This assessment would be music to the ears of Trey Hendrickson, who was drafted last year and performed well in spot duty, and Hau’oli Kikaha, whose career has featured a litany of injuries. It may not be that simple, though. Davenport, as a first round pick, will be given every opportunity to impress and should steal snaps from the aforementioned veterans.

Kikaha is probably a massively depreciating asset in dynasty leagues anyway, but Hendrickson was highly touted in 2017 and faces a little competition to secure the coveted edge rusher spot opposite Cameron Jordan. The Saints will be keen to show the NFL that giving up a future first round pick for Davenport was the right move; to do that, they will need to give the rookie all he can handle, which will hurt the veterans in the process.

Risk level: High

LB Kiko Alonso, Miami

If you only looked at the box score, you would probably deem Kiko Alonso a pretty solid player. A 79-37 season in 2017 isn’t too shabby on paper, but dig deeper and it is clear the Dolphins are ready to move on from Alonso. You need look no further than the moves they have hammered through this offseason.

First, the team traded for Stephone Anthony from the Saints for a fifth round pick in the recently concluded Draft in a deal consummated in September 2017. Anthony failed to make an impression and played only 130 snaps. The Dolphins recently declined to pick up his fifth-year option, a death knell for Anthony’s career.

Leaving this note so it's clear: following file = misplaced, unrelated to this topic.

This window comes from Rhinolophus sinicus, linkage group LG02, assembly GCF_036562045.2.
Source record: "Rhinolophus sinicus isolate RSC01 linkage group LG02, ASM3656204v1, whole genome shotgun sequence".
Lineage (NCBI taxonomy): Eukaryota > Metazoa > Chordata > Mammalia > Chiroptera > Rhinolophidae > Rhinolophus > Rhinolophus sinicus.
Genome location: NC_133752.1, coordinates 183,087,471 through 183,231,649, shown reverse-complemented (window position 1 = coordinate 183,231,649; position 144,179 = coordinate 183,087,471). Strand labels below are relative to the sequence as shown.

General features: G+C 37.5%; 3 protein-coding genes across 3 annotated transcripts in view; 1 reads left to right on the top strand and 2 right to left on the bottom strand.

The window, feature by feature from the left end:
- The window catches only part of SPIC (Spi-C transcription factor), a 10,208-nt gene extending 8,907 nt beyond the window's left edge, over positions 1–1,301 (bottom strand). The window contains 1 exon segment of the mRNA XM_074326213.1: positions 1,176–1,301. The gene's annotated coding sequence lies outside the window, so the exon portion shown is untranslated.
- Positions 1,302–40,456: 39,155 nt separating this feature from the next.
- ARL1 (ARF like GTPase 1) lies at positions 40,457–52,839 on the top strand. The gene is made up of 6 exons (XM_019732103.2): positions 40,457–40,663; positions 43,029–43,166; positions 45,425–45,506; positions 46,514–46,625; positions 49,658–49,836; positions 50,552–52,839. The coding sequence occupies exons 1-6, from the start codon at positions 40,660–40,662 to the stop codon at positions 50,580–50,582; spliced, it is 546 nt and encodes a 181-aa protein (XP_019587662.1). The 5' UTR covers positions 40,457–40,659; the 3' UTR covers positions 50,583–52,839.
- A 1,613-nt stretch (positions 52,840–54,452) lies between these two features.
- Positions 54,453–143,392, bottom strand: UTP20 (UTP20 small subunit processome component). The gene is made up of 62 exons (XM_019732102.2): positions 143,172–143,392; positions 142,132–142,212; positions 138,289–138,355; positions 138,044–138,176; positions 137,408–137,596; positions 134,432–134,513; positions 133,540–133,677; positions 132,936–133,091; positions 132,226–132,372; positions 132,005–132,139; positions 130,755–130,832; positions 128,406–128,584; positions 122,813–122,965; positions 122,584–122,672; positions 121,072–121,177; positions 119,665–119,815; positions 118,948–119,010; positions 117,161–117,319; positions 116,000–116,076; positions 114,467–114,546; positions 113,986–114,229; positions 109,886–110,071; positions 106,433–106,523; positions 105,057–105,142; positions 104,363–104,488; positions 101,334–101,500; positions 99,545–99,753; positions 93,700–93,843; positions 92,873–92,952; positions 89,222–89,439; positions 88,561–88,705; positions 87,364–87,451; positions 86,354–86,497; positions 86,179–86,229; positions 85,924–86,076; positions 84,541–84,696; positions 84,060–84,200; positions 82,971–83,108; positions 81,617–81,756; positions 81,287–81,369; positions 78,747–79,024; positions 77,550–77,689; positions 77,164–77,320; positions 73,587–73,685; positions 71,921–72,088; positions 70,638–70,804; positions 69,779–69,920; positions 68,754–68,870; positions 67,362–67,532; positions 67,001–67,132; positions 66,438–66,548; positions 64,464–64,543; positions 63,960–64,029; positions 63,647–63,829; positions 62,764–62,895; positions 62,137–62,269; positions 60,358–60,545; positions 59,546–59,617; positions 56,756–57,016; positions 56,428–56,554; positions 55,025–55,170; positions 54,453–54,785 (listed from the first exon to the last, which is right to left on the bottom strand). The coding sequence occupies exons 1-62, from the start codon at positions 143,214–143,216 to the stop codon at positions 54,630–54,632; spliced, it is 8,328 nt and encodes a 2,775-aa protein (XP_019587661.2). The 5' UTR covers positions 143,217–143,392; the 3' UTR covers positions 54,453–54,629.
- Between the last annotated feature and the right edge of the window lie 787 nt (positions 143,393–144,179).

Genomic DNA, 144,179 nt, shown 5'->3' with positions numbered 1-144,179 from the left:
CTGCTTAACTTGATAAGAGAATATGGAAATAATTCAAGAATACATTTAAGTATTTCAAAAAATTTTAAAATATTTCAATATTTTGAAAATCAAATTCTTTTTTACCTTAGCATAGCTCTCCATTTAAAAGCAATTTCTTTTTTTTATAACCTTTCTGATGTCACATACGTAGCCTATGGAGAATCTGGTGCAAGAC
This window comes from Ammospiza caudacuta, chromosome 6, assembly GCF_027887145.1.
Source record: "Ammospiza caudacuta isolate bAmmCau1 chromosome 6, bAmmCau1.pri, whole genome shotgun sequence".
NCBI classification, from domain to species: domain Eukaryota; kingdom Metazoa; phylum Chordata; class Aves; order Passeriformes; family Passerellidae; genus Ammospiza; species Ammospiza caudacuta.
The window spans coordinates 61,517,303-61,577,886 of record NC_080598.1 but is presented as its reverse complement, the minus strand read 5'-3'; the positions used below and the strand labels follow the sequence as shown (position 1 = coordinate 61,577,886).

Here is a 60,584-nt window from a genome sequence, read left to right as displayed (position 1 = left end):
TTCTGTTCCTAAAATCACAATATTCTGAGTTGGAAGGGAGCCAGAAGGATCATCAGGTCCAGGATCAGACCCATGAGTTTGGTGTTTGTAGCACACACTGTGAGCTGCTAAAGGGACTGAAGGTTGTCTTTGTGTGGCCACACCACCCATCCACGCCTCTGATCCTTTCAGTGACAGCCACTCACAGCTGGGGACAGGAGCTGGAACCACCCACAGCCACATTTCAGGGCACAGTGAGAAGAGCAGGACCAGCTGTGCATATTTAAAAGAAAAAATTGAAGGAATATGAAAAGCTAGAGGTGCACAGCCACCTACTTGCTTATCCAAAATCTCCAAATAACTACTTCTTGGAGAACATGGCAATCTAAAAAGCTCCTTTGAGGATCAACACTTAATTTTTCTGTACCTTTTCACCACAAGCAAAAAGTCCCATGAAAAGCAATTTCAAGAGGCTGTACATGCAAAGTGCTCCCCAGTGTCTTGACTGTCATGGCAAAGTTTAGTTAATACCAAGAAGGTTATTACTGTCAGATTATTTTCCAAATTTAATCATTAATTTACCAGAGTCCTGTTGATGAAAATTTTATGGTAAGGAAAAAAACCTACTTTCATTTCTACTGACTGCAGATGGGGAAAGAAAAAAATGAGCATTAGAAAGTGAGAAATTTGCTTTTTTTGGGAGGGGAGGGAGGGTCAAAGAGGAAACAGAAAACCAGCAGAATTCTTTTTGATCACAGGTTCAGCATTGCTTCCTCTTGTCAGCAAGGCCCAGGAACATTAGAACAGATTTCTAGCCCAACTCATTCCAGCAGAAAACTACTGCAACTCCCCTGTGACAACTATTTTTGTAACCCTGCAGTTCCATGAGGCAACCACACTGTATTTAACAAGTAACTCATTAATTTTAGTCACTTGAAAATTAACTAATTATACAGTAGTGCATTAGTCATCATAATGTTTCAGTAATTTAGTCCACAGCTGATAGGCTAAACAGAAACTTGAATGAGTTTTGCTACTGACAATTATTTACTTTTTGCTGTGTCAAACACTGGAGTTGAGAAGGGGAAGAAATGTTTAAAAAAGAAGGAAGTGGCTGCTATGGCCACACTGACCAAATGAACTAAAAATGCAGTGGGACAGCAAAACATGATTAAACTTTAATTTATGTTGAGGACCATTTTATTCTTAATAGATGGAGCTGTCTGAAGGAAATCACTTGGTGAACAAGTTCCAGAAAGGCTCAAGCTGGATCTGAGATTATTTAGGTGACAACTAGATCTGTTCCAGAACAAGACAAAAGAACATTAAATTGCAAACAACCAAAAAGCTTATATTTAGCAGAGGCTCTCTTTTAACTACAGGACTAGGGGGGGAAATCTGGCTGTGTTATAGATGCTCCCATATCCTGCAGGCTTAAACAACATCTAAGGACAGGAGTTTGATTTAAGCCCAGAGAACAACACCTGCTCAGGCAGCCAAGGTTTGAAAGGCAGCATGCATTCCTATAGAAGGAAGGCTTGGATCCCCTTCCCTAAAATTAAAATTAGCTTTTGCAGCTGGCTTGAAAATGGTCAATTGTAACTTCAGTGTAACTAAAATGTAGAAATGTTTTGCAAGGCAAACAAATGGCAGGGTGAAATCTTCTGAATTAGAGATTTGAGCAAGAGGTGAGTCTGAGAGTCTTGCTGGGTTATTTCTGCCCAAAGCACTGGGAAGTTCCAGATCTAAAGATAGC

Just when things started to look promising for Alonso, however, the team went back to the well and drafted Jerome Baker from Ohio State. What Baker does well is what the Dolphins need to stop the likes of New England within their division: he covers backs and tight ends very smoothly. Alonso was a liability in coverage last season, so this represents a significant threat to his snaps – and his future.

Alonso signed a contract extension last season, but that has never stopped the Dolphins brass from making moves to upset the apple cart. If Baker can excel like his athletic profile would suggest, Alonso could be on the outside looking in before too long.

Risk level: Medium to high

LB Kwon Alexander & LB Lavonte David, Tampa Bay

The Buccaneers have aggressively attacked their defensive line this offseason, turning an average unit into one chock full of difference makers. Jason Pierre-Paul is known for his excellent run defense, while Vinny Curry is no slouch either at gobbling up ball carriers. Gerald McCoy is a stalwart for the team and always puts in the grunt work. However, it is the selection of Vita Vea that puts this unit over the top and may have a downstream effect on the team’s star linebackers.

Lavonte David and Kwon Alexander are entrenched as the Bucs’ every-down pairing behind that defensive line, but are they about to see their tackle opportunity ripped from under their noses? Vea is a known penetrator at defensive tackle and should be a force against the run, while the new edge rush pairing will have their fair share as well.

Tampa Bay’s home stat crew could play a part here as well. As recently as 2017, this crew was very generous with solo tackle awards (third) but stingy with assists (24th) (data courtesy of IDP Guru). Players of the caliber of Pierre-Paul, Curry, and Vea are bound to eat into the tackle opportunity for David and Alexander, whether the linebackers like it or not. It is not time to make any drastic moves, but it is something to be aware of.

Risk level: Low to medium

Thanks for reading and I wish you the best of luck in your rookie drafts.

If you have any questions regarding IDP fantasy football, please drop me a line on Twitter @davlar87